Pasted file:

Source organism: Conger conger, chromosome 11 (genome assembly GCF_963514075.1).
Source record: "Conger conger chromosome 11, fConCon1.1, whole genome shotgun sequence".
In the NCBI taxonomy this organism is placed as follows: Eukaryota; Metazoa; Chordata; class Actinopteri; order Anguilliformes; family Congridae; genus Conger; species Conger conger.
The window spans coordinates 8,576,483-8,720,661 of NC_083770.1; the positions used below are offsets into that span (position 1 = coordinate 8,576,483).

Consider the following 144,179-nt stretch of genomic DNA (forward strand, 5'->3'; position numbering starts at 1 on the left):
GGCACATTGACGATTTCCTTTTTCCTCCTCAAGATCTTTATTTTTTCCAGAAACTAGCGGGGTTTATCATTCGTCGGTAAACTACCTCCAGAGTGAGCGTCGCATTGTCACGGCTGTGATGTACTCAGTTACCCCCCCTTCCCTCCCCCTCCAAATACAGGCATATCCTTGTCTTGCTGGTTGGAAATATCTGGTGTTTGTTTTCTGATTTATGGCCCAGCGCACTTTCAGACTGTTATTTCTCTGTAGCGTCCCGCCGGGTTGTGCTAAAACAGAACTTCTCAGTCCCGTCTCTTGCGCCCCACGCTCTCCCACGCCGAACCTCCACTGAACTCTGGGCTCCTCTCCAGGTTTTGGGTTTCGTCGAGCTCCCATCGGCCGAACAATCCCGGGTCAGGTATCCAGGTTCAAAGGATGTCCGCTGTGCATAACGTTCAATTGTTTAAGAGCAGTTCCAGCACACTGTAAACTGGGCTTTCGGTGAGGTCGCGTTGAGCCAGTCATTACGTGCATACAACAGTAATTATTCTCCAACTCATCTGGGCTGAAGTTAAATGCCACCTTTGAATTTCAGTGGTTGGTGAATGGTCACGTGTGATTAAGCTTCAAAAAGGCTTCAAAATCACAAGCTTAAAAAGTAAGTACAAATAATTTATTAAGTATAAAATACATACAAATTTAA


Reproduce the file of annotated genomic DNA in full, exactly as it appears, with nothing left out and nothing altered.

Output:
Source organism: Conger conger, chromosome 11 (genome assembly GCF_963514075.1).
Source record: "Conger conger chromosome 11, fConCon1.1, whole genome shotgun sequence".
In the NCBI taxonomy this organism is placed as follows: Eukaryota; Metazoa; Chordata; class Actinopteri; order Anguilliformes; family Congridae; genus Conger; species Conger conger.
The window spans coordinates 8,576,483-8,720,661 of NC_083770.1; the positions used below are offsets into that span (position 1 = coordinate 8,576,483).

Consider the following 144,179-nt stretch of genomic DNA (forward strand, 5'->3'; position numbering starts at 1 on the left):
GGCACATTGACGATTTCCTTTTTCCTCCTCAAGATCTTTATTTTTTCCAGAAACTAGCGGGGTTTATCATTCGTCGGTAAACTACCTCCAGAGTGAGCGTCGCATTGTCACGGCTGTGATGTACTCAGTTACCCCCCCTTCCCTCCCCCTCCAAATACAGGCATATCCTTGTCTTGCTGGTTGGAAATATCTGGTGTTTGTTTTCTGATTTATGGCCCAGCGCACTTTCAGACTGTTATTTCTCTGTAGCGTCCCGCCGGGTTGTGCTAAAACAGAACTTCTCAGTCCCGTCTCTTGCGCCCCACGCTCTCCCACGCCGAACCTCCACTGAACTCTGGGCTCCTCTCCAGGTTTTGGGTTTCGTCGAGCTCCCATCGGCCGAACAATCCCGGGTCAGGTATCCAGGTTCAAAGGATGTCCGCTGTGCATAACGTTCAATTGTTTAAGAGCAGTTCCAGCACACTGTAAACTGGGCTTTCGGTGAGGTCGCGTTGAGCCAGTCATTACGTGCATACAACAGTAATTATTCTCCAACTCATCTGGGCTGAAGTTAAATGCCACCTTTGAATTTCAGTGGTTGGTGAATGGTCACGTGTGATTAAGCTTCAAAAAGGCTTCAAAATCACAAGCTTAAAAAGTAAGTACAAATAATTTATTAAGTATAAAATACATACAAATTTAA